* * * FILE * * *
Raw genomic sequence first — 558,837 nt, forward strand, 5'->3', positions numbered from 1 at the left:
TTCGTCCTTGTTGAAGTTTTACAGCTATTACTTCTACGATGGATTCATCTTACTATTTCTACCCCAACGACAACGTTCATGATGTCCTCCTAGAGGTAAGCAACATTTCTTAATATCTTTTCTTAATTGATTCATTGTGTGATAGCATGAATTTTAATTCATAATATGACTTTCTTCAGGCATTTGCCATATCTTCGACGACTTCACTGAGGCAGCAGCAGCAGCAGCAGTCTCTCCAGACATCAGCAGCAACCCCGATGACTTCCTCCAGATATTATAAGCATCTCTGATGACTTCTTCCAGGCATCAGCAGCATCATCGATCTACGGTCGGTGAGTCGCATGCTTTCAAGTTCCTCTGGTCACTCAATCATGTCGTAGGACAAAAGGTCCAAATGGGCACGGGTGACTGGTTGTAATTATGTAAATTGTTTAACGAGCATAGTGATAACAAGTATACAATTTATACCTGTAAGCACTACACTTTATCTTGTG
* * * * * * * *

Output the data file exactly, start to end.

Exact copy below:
Raw genomic sequence first — 558,837 nt, forward strand, 5'->3', positions numbered from 1 at the left:
TTCGTCCTTGTTGAAGTTTTACAGCTATTACTTCTACGATGGATTCATCTTACTATTTCTACCCCAACGACAACGTTCATGATGTCCTCCTAGAGGTAAGCAACATTTCTTAATATCTTTTCTTAATTGATTCATTGTGTGATAGCATGAATTTTAATTCATAATATGACTTTCTTCAGGCATTTGCCATATCTTCGACGACTTCACTGAGGCAGCAGCAGCAGCAGCAGTCTCTCCAGACATCAGCAGCAACCCCGATGACTTCCTCCAGATATTATAAGCATCTCTGATGACTTCTTCCAGGCATCAGCAGCATCATCGATCTACGGTCGGTGAGTCGCATGCTTTCAAGTTCCTCTGGTCACTCAATCATGTCGTAGGACAAAAGGTCCAAATGGGCACGGGTGACTGGTTGTAATTATGTAAATTGTTTAACGAGCATAGTGATAACAAGTATACAATTTATACCTGTAAGCACTACACTTTATCTTGTG